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VETERINARY SAFETY AND HEALTH

Hazard Prevention and Infection Control

Recommendations for Employers

Employers have the responsibility to provide a safe workplace. Effective safety and health programs (also known as injury and illness prevention programs) have been shown to reduce workplace injuries and illnesses and associated costs.  Employers should develop a comprehensive written  safety and health program  that addresses key elements:

Veterinarian washing his hands.
  • Management leadership.
  • Worker participation.
  • Hazard identification.
  • Hazard prevention and control.
  • Education and training.
  • Program evaluation.

Employers of veterinary medicine and animal care workers should:

  • Develop and implement a comprehensive written workplace-specific safety and health program.
  • Review and update the written safety and health program periodically.
  • Document and maintain staff records of training, immunizations, and work-related injuries and illnesses.
  • Comply with Federal and State occupational hazard laws.
  • Comply with relevant Federal, State, and local laws such as proper veterinary waste management and disposal.
  • Inform all workers and volunteers about potential workplace hazards.
  • Promote safe work habits including best infection control practices.
  • Have a medical surveillance system in place to record and report workplace-related injuries and illnesses.
  • Ensure that equipment is maintained and operated safely.

 OSHA Injury and Illness Prevention Programs 

 OSHA Hazard Communication Programs 

Prevention through Design

One of the best ways to prevent and control workplace injuries, illnesses, and fatalities is to “design out” or minimize hazards and risks early in the design process. Prevention through design efforts in veterinary facilities and processes can protect workers and animals and be cost-effective.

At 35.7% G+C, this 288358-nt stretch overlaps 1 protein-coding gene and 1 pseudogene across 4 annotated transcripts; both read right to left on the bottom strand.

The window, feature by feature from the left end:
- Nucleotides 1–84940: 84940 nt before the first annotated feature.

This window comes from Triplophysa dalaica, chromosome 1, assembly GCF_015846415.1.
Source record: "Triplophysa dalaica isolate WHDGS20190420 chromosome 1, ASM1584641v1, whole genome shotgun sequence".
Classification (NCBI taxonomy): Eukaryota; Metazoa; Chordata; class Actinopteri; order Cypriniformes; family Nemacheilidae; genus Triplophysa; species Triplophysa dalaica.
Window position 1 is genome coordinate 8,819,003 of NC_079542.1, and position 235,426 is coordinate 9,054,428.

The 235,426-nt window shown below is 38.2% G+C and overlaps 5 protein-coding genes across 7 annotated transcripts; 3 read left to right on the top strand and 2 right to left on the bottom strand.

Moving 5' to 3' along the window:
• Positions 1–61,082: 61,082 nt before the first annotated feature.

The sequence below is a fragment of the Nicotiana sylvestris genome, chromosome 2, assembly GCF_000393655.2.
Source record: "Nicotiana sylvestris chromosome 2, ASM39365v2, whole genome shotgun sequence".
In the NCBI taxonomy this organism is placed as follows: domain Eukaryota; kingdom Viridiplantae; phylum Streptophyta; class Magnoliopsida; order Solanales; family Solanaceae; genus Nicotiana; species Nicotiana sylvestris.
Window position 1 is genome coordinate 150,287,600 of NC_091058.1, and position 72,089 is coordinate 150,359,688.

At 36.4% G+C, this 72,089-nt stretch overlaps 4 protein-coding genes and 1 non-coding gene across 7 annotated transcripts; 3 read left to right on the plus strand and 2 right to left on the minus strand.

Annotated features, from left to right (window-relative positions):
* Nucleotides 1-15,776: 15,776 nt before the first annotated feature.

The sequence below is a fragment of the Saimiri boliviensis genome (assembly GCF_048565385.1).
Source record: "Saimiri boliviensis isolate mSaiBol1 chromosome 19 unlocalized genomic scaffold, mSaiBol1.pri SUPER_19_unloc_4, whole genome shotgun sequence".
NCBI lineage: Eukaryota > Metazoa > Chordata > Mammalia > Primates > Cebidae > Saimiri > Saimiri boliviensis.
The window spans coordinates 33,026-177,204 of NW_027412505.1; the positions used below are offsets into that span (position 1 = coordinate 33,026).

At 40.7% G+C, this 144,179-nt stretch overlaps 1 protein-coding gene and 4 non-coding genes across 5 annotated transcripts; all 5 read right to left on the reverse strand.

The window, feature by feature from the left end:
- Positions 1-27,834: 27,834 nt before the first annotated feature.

• Consider safety in the design and construction of animal handling, restraint, housing and other veterinary facilities.
  • Consider safety in the design of processes such as animal restraint and anesthetic gas control systems.

 NIOSH Prevention through Design 

 Guidelines for Reducing Veterinary Hospital Pathogens: Hospital Design and Special Considerations 
This article originally appeared in the May 2010 issue of Compendium: Continuing Education for Veterinarians at  Vetlearn.com . Used with permission of Vetstreet, Inc.

 Temple Grandin Livestock Behavior, Design of Facilities, and Humane Slaughter 

Hierarchy of Controls

The hierarchy of controls listed below should be followed to most effectively protect veterinary medicine and animal care workers from workplace hazards. Different categories of methods for controlling hazards are listed in general order of effectiveness. However, an individual preventive intervention may be more or less important than suggested by its’ general category. Some examples are provided. Often a combination of engineering and administrative controls and personal protective equipment (PPE) are needed to adequately protect workers from workplace hazards. PPE should be used only when other controls cannot effectively reduce hazardous exposures.